What does this have to do with educators?
Well, for as long as any living educator can remember, teachers have worked (and have been taught) in a model of education that does not sync well with the growing market for distinction, the market that needs a clearer answer to, “Why?”. It is a mode of operation that follows a set way of thinking about, preparing for, and delivering one’s class. I will refer to this model as the factory model and its related mode of thinking as the factory mode. Therefore, this model of education, and the related mode of thinking that accompanies it, has become part of the professional genetic code of educators. It is part of the educator’s DNA. This mode of thinking, while useful in clarifying, “What?”, but falls short of clearly answering, “Why?”.
The factory model leaves little room for, and certainly doesn’t place much value in, expanding the nature of a class beyond the curriculum - no matter how artfully it is delivered. The teacher’s role in factory mode is limited, teach your course and make sure students are ready for the next course. There is nothing inherently wrong with that role. As matter of fact, effectively delivering content is an essential part of teaching. However, when we ask teachers to expand the nature of an effective class, we then move from content and curriculum to experience and relationships, two areas the factory model cannot and does not address. There needs to be a heightened awareness of the other pieces of the educator’s DNA to provide the balance and approach to delivering a great class that includes relationships and deep, meaningful experiences. In other words, the environment created by deep and meaningful experiences helps students and parents answer the question, “Why do I choose this school?”.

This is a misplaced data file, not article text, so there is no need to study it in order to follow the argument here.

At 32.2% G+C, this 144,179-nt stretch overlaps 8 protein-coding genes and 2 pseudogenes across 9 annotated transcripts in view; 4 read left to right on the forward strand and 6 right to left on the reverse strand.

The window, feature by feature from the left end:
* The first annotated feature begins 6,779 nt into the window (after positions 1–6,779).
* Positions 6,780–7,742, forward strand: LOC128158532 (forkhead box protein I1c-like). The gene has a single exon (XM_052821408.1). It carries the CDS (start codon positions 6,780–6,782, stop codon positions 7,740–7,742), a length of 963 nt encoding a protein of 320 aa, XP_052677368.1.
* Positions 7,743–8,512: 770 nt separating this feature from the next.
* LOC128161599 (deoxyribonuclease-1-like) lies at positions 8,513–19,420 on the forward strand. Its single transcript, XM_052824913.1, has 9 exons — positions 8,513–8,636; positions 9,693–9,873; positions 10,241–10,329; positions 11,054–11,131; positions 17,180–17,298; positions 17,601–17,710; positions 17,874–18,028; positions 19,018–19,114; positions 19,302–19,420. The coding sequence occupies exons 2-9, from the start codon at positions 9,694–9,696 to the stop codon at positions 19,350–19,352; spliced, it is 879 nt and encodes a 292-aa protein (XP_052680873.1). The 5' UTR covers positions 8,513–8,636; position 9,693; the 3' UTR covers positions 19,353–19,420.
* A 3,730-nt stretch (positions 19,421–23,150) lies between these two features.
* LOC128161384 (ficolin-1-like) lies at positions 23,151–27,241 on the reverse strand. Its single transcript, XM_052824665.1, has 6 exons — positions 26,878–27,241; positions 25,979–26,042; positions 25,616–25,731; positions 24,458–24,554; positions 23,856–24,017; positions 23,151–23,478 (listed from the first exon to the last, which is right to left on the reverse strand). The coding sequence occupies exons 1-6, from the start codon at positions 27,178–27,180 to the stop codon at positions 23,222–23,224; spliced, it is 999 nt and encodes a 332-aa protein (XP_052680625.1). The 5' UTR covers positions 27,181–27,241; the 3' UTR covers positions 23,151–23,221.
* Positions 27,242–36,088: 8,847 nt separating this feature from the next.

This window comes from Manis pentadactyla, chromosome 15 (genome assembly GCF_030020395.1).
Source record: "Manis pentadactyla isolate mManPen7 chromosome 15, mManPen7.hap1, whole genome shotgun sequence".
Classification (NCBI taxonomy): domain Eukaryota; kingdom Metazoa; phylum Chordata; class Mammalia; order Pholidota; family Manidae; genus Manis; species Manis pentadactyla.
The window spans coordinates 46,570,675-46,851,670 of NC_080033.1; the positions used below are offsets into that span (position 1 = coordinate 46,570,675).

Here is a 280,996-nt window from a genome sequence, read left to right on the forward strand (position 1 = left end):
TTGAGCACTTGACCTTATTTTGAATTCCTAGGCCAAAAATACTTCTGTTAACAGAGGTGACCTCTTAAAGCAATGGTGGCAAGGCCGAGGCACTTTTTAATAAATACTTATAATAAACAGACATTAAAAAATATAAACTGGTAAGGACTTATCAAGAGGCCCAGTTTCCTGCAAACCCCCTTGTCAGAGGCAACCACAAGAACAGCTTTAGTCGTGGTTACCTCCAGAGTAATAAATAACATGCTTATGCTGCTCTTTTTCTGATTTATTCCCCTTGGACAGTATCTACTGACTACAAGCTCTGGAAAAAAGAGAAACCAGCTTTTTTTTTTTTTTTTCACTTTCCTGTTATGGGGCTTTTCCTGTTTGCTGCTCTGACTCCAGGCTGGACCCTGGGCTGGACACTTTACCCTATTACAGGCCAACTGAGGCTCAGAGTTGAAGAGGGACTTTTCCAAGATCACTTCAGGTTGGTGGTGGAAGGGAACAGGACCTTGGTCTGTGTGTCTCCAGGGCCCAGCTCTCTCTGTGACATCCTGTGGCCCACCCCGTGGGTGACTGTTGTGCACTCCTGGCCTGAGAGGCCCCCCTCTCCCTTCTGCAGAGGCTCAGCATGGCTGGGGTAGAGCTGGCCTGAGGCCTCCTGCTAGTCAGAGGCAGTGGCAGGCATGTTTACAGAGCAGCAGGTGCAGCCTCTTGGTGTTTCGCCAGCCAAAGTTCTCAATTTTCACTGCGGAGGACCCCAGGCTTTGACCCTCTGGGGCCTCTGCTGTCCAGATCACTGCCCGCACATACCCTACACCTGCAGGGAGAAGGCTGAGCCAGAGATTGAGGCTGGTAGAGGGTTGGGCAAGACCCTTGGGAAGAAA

These suggestions may seem easy to understand. I would agree that they are easy to understand, but often circumstances make them hard to employ. Especially when circumstances prompt a strong response from the factory mode that is deeply embedded in the educator’s DNA.
When things are going well, we naturally are inclined to avoid disruption. The message most teachers hear is “keep doing a great job in class” or “keep up the good work” which, as open to interpretation as it may seem, for many teachers translates as “keep being a good factory worker.”